PORT-AU-PRINCE, Nov 17 (AP) — Most stores closed and many teachers

skipped class in Haiti’s capital Monday in a strike called three days after

rock-throwing supporters of President Jean-Bertrand Aristide broke up a

rally by government opponents.

   Drug stores, banks, bakeries and gas stations closed in Port-au-Prince,

and many children hiked home after their teachers did not arrive.

   But market vendors were working and buses were running as usual.

   A coalition of 184 civil groups called the one-day general strike,

saying it wanted to send a message that government opponents should be able

to assemble freely.

   On Friday, Aristide supporters penned coalition members into the corner

of a square where they had gathered to present proposed government reforms.

   The larger crowd of government backers threw rocks, and police dispersed

the crowds with tear gas. No Aristide supporters were arrested, but police

detained 25 members of civil groups for questioning.

   Coalition leader Andy Apaid Jr. called them “political prisoners” and

criticized the police response.

   But government spokesman Mario Dupuy called the rally a “provocation”

and accused the groups of “implementing a plan to destabilize the


   Monday’s strike was intended as a nationwide protest. In Cap-Haitien,

the second-largest city, banks and large businesses closed, but other

businesses remained open.

   “No one heard anything about the strike. Times are hard, and I don’t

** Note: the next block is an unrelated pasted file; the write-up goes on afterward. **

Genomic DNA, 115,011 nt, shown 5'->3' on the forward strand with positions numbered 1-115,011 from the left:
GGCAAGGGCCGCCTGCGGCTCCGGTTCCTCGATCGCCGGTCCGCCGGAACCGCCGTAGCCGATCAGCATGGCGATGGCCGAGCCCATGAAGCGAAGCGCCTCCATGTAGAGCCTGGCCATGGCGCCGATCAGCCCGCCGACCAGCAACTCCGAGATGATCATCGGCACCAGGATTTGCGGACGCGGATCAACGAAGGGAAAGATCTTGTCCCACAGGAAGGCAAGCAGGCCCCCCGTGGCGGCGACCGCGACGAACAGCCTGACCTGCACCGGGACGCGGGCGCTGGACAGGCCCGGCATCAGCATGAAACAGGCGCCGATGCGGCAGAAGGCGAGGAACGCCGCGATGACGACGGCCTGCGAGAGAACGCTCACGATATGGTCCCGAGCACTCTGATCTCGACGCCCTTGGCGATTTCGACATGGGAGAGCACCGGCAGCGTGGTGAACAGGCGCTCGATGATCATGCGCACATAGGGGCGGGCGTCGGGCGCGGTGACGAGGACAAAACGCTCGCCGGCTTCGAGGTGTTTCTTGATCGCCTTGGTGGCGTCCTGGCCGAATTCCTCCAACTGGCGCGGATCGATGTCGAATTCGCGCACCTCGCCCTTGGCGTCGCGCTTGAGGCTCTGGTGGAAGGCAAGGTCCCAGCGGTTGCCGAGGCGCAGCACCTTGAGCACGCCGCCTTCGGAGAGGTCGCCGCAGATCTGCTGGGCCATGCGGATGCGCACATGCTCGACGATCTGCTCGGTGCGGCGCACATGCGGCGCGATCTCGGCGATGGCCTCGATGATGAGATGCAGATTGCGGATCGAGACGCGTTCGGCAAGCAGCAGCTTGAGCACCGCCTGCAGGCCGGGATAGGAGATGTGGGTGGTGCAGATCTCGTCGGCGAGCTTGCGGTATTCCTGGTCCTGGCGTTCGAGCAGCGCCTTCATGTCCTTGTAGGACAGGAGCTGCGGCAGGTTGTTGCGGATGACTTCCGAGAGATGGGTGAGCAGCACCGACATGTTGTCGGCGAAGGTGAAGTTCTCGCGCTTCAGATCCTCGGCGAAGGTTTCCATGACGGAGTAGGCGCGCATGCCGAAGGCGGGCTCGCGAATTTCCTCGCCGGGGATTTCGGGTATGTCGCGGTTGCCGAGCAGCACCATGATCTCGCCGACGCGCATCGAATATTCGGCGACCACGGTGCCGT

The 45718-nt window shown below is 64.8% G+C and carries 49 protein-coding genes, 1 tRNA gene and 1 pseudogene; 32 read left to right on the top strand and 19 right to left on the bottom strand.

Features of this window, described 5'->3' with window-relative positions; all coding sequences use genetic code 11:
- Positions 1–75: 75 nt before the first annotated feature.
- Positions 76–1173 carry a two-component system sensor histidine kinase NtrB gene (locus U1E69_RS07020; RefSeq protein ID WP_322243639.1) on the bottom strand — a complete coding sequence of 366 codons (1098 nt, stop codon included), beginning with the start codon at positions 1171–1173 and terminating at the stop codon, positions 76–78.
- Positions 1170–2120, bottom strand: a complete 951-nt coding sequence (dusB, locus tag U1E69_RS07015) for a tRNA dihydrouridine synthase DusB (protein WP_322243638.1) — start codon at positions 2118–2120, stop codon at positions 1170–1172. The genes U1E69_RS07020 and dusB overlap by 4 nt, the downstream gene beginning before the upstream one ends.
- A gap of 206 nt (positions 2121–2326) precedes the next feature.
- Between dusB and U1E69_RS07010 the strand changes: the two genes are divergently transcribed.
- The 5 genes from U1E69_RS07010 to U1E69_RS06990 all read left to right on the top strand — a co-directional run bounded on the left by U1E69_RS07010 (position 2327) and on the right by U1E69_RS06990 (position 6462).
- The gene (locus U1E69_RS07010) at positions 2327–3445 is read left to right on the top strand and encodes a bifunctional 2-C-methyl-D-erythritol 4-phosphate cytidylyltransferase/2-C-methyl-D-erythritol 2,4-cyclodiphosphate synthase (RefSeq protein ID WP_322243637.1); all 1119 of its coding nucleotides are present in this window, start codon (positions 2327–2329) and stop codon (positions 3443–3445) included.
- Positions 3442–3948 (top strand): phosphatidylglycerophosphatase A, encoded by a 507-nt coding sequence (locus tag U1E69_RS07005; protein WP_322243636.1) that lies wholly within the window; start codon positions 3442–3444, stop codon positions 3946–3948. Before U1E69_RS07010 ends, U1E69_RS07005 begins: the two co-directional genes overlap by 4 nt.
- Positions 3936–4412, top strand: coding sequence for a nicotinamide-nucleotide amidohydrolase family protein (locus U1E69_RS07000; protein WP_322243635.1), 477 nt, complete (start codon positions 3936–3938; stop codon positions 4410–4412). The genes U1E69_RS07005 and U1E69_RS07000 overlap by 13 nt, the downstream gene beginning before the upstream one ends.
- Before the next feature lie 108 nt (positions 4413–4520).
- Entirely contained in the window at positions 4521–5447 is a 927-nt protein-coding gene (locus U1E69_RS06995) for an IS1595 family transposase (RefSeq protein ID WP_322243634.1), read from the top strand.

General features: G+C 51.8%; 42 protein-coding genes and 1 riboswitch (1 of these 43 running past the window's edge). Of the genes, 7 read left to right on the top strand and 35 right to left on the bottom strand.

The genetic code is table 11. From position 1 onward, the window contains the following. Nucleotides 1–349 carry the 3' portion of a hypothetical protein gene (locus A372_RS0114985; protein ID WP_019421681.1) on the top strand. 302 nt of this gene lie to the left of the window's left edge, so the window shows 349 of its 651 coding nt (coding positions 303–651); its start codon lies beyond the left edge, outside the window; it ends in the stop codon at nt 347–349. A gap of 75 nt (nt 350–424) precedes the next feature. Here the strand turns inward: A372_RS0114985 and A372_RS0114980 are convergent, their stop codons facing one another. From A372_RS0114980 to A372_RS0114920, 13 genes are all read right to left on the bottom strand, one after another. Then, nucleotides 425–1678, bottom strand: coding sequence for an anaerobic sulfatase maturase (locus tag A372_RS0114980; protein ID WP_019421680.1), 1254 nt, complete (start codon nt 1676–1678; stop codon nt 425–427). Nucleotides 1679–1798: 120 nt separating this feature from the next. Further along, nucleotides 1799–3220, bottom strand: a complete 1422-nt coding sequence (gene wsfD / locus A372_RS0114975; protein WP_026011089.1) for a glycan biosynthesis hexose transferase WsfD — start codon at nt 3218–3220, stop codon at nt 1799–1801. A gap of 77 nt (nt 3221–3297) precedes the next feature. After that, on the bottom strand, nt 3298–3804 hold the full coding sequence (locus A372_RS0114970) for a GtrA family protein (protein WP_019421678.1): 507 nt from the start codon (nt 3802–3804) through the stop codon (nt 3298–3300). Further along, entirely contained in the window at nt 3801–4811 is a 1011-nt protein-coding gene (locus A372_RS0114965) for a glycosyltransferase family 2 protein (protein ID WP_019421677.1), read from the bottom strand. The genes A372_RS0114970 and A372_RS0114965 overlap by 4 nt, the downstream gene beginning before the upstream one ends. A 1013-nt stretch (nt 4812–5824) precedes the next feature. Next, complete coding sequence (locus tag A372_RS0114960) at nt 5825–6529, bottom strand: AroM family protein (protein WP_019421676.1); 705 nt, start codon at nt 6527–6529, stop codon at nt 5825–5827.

know what I would have done if I had heard,” said Jean Toussaint, 25, who

owns an auto parts store.

   Tensions in Haiti — the Western Hemisphere’s poorest country — have

increased since 2000 legislative elections the opposition charged were


   In recent months, clashes during anti-government protests left more than

a dozen people dead and scores wounded.

   The opposition refuses to participate in legislative elections proposed

for this year and demands that Aristide resign.

   The coalition has not demanded Aristide resign but has criticized his

responses to violence and poverty.

   “The country is heading toward the edge of a cliff. We have to keep it

from falling off,” Apaid said.

   Aristide vows to serve until his term ends in 2006.

   Citing the rally, U.S. Ambassador James Foley also said he would skip
celebrations Tuesday marking the 200th anniversary of a Haitian victory

over French troops just outside northern Cap-Haitien.

   “The refusal of state authorities to let a peaceful demonstration take

place has cast a shadow on the bicentennial celebrations,” Foley said in a